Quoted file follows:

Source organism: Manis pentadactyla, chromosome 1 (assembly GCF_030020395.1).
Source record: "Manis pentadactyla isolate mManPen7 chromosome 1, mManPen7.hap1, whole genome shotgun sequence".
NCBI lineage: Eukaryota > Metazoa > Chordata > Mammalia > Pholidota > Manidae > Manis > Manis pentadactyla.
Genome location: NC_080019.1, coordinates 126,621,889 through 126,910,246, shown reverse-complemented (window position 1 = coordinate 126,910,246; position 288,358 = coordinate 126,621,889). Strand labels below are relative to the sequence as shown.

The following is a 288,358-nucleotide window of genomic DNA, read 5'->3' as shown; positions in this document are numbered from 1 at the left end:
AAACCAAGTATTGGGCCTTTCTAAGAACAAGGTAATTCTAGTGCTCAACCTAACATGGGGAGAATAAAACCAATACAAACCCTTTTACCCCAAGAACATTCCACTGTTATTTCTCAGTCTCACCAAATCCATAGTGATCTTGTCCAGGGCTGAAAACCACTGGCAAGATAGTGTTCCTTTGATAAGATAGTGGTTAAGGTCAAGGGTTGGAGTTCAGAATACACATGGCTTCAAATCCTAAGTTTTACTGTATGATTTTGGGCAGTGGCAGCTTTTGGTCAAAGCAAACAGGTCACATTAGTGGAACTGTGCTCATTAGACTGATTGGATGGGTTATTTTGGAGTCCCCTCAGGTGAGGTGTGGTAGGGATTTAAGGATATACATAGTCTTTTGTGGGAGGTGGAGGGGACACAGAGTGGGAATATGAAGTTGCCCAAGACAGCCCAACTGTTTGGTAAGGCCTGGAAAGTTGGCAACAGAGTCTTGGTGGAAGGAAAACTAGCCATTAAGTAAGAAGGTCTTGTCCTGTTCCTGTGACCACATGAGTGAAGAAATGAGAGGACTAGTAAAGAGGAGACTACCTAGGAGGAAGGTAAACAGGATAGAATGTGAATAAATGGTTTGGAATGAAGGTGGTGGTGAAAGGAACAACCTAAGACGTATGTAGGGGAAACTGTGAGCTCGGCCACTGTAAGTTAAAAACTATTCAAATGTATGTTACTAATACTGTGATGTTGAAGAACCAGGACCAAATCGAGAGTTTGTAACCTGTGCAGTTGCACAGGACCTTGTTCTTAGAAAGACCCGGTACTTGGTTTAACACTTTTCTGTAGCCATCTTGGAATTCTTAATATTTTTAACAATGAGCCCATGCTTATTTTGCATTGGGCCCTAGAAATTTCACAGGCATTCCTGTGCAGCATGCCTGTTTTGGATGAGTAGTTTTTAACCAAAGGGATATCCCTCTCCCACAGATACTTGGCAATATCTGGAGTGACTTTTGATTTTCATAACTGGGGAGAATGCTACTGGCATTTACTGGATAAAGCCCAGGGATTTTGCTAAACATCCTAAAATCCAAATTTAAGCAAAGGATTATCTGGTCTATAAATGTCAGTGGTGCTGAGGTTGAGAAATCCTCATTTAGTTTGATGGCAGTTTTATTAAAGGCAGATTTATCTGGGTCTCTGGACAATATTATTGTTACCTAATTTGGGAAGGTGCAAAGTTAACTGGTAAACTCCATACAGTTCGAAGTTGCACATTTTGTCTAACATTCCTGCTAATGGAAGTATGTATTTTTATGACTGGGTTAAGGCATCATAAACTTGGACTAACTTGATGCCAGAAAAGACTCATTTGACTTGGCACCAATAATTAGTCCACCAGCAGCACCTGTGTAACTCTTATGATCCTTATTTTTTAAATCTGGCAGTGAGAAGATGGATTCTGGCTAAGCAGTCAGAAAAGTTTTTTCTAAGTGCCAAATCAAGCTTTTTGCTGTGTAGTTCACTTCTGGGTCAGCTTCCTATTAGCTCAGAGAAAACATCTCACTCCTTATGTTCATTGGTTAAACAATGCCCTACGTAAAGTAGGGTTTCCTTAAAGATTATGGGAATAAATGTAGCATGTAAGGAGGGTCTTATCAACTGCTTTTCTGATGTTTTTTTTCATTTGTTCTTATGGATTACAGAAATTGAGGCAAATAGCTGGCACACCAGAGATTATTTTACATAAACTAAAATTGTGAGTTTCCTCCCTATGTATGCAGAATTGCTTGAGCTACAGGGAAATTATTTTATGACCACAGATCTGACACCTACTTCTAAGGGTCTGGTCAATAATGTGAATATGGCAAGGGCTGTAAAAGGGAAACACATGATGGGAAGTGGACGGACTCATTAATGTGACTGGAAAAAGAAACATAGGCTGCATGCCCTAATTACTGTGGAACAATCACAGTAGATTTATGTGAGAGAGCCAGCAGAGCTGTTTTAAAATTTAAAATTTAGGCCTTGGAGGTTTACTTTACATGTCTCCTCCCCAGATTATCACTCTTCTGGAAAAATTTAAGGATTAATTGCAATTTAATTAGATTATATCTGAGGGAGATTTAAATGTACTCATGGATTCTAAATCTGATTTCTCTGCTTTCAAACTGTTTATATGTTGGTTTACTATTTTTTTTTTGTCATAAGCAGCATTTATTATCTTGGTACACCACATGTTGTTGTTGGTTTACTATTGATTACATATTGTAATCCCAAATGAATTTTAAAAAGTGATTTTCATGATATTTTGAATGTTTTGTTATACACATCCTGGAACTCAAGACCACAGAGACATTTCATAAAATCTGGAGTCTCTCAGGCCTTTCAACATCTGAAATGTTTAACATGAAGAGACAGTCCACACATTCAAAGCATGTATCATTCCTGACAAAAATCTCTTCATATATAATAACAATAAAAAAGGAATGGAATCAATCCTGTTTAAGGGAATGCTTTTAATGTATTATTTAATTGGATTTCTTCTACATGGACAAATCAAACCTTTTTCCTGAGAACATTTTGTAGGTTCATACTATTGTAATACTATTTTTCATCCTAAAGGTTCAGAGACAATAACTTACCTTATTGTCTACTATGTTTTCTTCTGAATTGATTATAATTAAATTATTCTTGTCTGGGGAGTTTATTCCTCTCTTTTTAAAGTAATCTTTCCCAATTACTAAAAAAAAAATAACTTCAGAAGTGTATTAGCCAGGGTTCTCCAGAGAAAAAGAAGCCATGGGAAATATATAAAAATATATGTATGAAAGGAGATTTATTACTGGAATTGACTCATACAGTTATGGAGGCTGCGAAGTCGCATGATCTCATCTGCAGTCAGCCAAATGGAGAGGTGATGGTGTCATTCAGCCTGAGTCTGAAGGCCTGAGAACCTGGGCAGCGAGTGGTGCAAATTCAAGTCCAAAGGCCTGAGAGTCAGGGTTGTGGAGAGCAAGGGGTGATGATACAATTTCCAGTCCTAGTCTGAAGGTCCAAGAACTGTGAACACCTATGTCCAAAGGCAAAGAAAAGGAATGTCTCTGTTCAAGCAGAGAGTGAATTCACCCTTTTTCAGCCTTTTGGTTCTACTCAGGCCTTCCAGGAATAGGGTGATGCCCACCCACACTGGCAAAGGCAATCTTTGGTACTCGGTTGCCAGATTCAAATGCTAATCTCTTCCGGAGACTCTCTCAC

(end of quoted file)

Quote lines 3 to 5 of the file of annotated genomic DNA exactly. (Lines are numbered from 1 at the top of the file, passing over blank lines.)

NCBI lineage: Eukaryota > Metazoa > Chordata > Mammalia > Pholidota > Manidae > Manis > Manis pentadactyla.
Genome location: NC_080019.1, coordinates 126,621,889 through 126,910,246, shown reverse-complemented (window position 1 = coordinate 126,910,246; position 288,358 = coordinate 126,621,889). Strand labels below are relative to the sequence as shown.

The following is a 288,358-nucleotide window of genomic DNA, read 5'->3' as shown; positions in this document are numbered from 1 at the left end: